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Molecular biology and evolution

The Role of DAF-21/Hsp90 in Mouth-Form Plasticity in Pristionchus pacificus.


PMID 28333289

Abstract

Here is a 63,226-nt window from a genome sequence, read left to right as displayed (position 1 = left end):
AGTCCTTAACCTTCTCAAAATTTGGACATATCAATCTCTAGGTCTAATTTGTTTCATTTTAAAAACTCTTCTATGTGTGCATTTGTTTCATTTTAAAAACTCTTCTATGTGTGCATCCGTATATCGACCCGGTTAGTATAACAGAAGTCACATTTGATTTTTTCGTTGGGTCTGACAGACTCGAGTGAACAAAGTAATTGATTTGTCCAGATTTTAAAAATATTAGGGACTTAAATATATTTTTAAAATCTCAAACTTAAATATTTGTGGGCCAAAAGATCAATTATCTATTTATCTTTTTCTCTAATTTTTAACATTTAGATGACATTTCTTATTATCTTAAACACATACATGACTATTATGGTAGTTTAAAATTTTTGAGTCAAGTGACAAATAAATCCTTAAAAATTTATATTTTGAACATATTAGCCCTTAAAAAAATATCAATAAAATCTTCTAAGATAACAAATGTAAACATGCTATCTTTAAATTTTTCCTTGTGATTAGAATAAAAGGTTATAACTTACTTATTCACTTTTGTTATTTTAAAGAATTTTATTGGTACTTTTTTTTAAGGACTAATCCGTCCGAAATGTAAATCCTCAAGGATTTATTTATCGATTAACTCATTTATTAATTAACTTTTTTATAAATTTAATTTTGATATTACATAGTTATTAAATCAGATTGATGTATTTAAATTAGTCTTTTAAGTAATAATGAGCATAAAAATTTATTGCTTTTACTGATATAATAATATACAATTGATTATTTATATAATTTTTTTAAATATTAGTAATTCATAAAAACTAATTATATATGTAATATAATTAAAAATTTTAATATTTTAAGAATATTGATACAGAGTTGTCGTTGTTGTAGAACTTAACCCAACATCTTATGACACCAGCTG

Phenotypic plasticity is increasingly recognized to facilitate adaptive change in plants and animals, including insects, nematodes, and vertebrates. Plasticity can occur as continuous or discrete (polyphenisms) variation. In social insects, for example, in ants, some species have workers of distinct size classes while in other closely related species variation in size may be continuous. Despite the abundance of examples in nature, how discrete morphs are specified remains currently unknown. In theory, polyphenisms might require robustness, whereby the distribution of morphologies would be limited by the same mechanisms that execute buffering from stochastic perturbations, a function attributed to heat-shock proteins of the Hsp90 family. However, this possibility has never been directly tested because plasticity and robustness are considered to represent opposite evolutionary principles. Here, we used a polyphenism of feeding structures in the nematode Pristionchus pacificus to test the relationship between robustness and plasticity using geometric morphometrics of 20 mouth-form landmarks. We show that reducing heat-shock protein activity, which reduces developmental robustness, increases the range of mouth-form morphologies. Specifically, elevated temperature led to a shift within morphospace, pharmacological inhibition of all Hsp90 genes using radicicol treatment increased shape variability in both mouth-forms, and CRISPR/Cas9-induced Ppa-daf-21/Hsp90 knockout had a combined effect. Thus, Hsp90 canalizes the morphologies of plastic traits resulting in discrete polyphenism of mouth-forms.